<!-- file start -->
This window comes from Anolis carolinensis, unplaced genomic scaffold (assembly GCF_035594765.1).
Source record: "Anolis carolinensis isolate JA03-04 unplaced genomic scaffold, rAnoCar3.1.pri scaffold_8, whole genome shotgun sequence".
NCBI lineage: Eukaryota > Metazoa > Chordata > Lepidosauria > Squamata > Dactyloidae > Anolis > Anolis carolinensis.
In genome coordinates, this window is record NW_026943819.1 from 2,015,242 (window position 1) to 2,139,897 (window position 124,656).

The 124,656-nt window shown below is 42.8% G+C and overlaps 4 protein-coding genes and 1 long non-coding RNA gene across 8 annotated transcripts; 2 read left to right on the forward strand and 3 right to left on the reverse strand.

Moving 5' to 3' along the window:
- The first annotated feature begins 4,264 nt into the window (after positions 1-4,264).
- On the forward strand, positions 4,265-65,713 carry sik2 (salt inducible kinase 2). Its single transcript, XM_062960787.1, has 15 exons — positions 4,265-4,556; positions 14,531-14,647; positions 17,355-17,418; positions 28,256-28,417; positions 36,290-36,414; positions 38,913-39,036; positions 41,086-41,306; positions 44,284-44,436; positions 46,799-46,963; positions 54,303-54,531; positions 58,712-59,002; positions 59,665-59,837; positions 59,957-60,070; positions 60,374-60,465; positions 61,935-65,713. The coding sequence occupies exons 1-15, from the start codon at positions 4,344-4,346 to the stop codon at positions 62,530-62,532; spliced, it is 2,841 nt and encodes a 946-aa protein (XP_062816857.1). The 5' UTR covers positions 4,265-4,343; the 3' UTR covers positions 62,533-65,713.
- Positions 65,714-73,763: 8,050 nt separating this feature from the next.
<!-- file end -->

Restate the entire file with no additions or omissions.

This window comes from Anolis carolinensis, unplaced genomic scaffold (assembly GCF_035594765.1).
Source record: "Anolis carolinensis isolate JA03-04 unplaced genomic scaffold, rAnoCar3.1.pri scaffold_8, whole genome shotgun sequence".
NCBI lineage: Eukaryota > Metazoa > Chordata > Lepidosauria > Squamata > Dactyloidae > Anolis > Anolis carolinensis.
In genome coordinates, this window is record NW_026943819.1 from 2,015,242 (window position 1) to 2,139,897 (window position 124,656).

The 124,656-nt window shown below is 42.8% G+C and overlaps 4 protein-coding genes and 1 long non-coding RNA gene across 8 annotated transcripts; 2 read left to right on the forward strand and 3 right to left on the reverse strand.

Moving 5' to 3' along the window:
- The first annotated feature begins 4,264 nt into the window (after positions 1-4,264).
- On the forward strand, positions 4,265-65,713 carry sik2 (salt inducible kinase 2). Its single transcript, XM_062960787.1, has 15 exons — positions 4,265-4,556; positions 14,531-14,647; positions 17,355-17,418; positions 28,256-28,417; positions 36,290-36,414; positions 38,913-39,036; positions 41,086-41,306; positions 44,284-44,436; positions 46,799-46,963; positions 54,303-54,531; positions 58,712-59,002; positions 59,665-59,837; positions 59,957-60,070; positions 60,374-60,465; positions 61,935-65,713. The coding sequence occupies exons 1-15, from the start codon at positions 4,344-4,346 to the stop codon at positions 62,530-62,532; spliced, it is 2,841 nt and encodes a 946-aa protein (XP_062816857.1). The 5' UTR covers positions 4,265-4,343; the 3' UTR covers positions 62,533-65,713.
- Positions 65,714-73,763: 8,050 nt separating this feature from the next.